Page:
CES localisation: Taken from http://science.sciencemag.org/content/353/6295/166.full.pdf+html

Arabidopsis Research Roundup: Oct 28th

This latest Arabidopsis Research Roundup is rather GARNet-focused as members of the current Advisory Board lead three of the featured papers. Firstly we present a study into mechanisms that control meiotic recombination, which also includes a short audio-description from the lead author Dr Ian Henderson. Secondly we introduce a paper that identifies the function of a novel gene in the control of male fertility and thirdly, a study of a translation control-factor that is involved in regulation of cell size and ovule development. In addition we introduce some highly collaborative work that looks into the role of SUMO proteases in SA signaling. Finally there is a methods paper that presents a new protocol for measurement of cellulose content in Arabidopsis stems.

Yelina N, Lambing C, Hardcastle T, Zhao X, Santos B, Henderson I (2015) DNA methylation epigenetically silences crossover hot spots and controls chromosomal domains of meiotic recombination in Arabidopsis Genes & Dev. 29: 2183-2202 http://dx.doi.org/10.1101/gad.270876.115

GARNet advisory board member Ian Henderson leads this study that assesses how methylation state influences the chromosomal regions that undergo meiotic recombination. It was previously known that highly-methylated regions, such as centromeres, do not often undergo recombination. This work naturally extends that knowledge by using RNA-directed DNA methylation to show that methylation of local euchromatic regions also have reduced recombination levels. Equally they show that global reductions in CG methylation, such as in met1 mutants, cause wide-scale alterations in recombination remodeling. Use of recombination mutants shows that these changes are due to the redistribution of interfering crossovers. Overall they confirm that DNA methylation is critical in establishing domains of meiotic recombination.

In this short audio file, Dr Henderson explains the main features of this paper.

Visscher AM, Belfield EJ, Vlad D, Irani N, Moore I, Harberd NP (2015) Overexpressing the Multiple-Stress Responsive Gene At1g74450 Reduces Plant Height and Male Fertility in Arabidopsis thaliana. PLoS One.;10(10):e0140368. http://dx.doi.org/10.1371/journal.pone.0140368

Ian Moore and Nick Harberd (Oxford), who is also on the GARNet Advisory Board,  present this investigation of five unknown genes that had been previously identified from global expression studies as playing a role in multiple stress-responses. These are somewhat unimaginatively identified by their ‘At’ numbers and even though they are each responsive to multiple stresses, mutants with a T-DNA insertion in any of these genes have no change in phenotype compared to wildtype plants. In contrast, overexpression of At1g74450, but no other of the tested genes, resulted in stunted growth and reduced male fertility. As the stress-response is often manifested by alterations in male gametophyte development, this work introduces the function of a gene that may provide an important link between multiple environmental factors, fertility and plant growth. In future the authors hope to provide further insight into the function of At1g74450.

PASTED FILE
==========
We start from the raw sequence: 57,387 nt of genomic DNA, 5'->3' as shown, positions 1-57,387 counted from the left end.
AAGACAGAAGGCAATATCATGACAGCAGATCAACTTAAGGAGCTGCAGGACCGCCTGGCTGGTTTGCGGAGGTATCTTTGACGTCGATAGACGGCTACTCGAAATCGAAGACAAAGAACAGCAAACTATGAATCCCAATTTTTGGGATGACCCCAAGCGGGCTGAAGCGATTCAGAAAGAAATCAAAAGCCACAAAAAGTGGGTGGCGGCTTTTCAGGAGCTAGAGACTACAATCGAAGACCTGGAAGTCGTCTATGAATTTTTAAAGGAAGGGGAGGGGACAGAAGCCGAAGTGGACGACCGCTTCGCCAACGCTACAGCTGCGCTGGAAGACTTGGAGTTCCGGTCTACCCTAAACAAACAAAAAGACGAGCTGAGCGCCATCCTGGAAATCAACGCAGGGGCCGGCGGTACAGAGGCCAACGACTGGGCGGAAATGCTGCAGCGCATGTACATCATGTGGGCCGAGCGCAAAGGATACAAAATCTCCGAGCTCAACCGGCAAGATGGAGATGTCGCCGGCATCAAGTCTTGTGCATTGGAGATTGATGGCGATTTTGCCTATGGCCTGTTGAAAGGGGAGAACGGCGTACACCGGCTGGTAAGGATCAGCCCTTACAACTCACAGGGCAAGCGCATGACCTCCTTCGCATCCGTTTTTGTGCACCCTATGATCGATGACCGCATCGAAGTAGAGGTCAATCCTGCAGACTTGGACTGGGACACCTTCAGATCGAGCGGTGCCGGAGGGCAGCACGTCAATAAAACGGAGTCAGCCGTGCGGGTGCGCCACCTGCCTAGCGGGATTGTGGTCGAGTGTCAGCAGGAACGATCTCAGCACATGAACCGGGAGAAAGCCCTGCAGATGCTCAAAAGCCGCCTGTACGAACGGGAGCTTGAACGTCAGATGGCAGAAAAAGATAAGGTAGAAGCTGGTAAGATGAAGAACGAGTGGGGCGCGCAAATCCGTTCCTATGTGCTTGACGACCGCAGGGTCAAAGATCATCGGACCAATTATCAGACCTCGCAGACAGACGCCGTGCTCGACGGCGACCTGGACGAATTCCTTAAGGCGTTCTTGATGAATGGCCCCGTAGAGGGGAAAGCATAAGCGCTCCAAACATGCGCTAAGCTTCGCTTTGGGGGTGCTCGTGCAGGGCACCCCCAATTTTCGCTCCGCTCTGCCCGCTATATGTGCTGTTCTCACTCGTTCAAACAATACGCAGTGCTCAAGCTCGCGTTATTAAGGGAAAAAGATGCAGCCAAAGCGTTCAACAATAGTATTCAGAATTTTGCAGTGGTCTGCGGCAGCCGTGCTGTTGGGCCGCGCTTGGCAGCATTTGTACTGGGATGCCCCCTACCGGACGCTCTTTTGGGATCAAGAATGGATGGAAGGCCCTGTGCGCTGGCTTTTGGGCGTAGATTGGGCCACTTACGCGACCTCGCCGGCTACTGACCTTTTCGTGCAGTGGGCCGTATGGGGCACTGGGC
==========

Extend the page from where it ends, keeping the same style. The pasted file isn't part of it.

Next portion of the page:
Bush M, Crowe N, Zheng T, Doonan J (2015) The RNA helicase, eIF4A-1, is required for ovule development and cell size homeostasis in Arabidopsis Plant J. http://dx.doi.org/10.1111/tpj.13062

John Doonan, another GARNet board member, leads this collaborative work between Aberystwyth and Norwich. They investigate the function of the RNA helicase/ATPase eIF4A-1 that is involved in the initiation of mRNA translation. Arabidopsis contains two isoforms of this genes and the knockdown eif4a-1 mutant displays a range of altered phenotypes that includes a reduction in the amount of mitotic cells in the root meristem. This change skews the relationship between cell size and cell cycle progression. Concomitantly several cell cycle-regulated genes have reduced expression in this mutant. Each of the eIF4A isoforms plays an important role in plant fertility as although single eif4a-1 mutants display some defects in ovule development, double eif4a1eif4a2 mutants cannot be isolated.

Bailey M, Srivastava A, Conti L, Nelis S, Zhang C, Florance H, Love A, Milner J, Napier R, Grant M, Sadanandom A (2015) Stability of small ubiquitin-like modifier (SUMO) proteases OVERLY TOLERANT TO SALT1 and -2 modulates salicylic acid signalling and SUMO1/2 conjugation in Arabidopsis thaliana J Exp Bot. http://dx.doi.org/10.1093/jxb/erv468

This study of the SUMO proteases OVERLY TOLERANT TO SALT1 and -2 (OTS) is a real pan-UK collaboration that features researchers from six institutions, led by Ari Sadanandom at Durham. The OTS proteins have been previously linked to salicylic acid (SA) signaling and this manuscript shows that in addition to containing higher level of SA, ots1ots2 double mutants are more resistant to virulent Pseudomonas syringae. This is in part linked to an upregulation of the SA biosynthetic gene ICS1. In wildtype plants SA promotes degradation of OTS1/2, which indicates that these proteins are involved in a positive feedback loop that ensures a higher SA response, which increases the efficacy of certain defence responses. However de novo synthesis of OTS1/2 will be antagonistic to SA biosynthesis and provides a brake to prevent the over-accumulation of SA-responses.

Kumar M, Turner S (2015) Protocol: a medium-throughput method for determination of cellulose content from single stem pieces of Arabidopsis thaliana Plant Methods. 11:46. http://dx.doi.org/10.1186/s13007-015-0090-6

Simon Turner (Manchester) is the lead author of this paper that presents a new method for determining cellulose content from Arabidopsis stems. This protocol is an adaptation of a previous method and uses aspiration rather than centrifugation for recovery of liquids throughout the procedure. This increases the throughout of the method and improves its potential usage as a screening protocol to identify mutants with altered cell wall composition.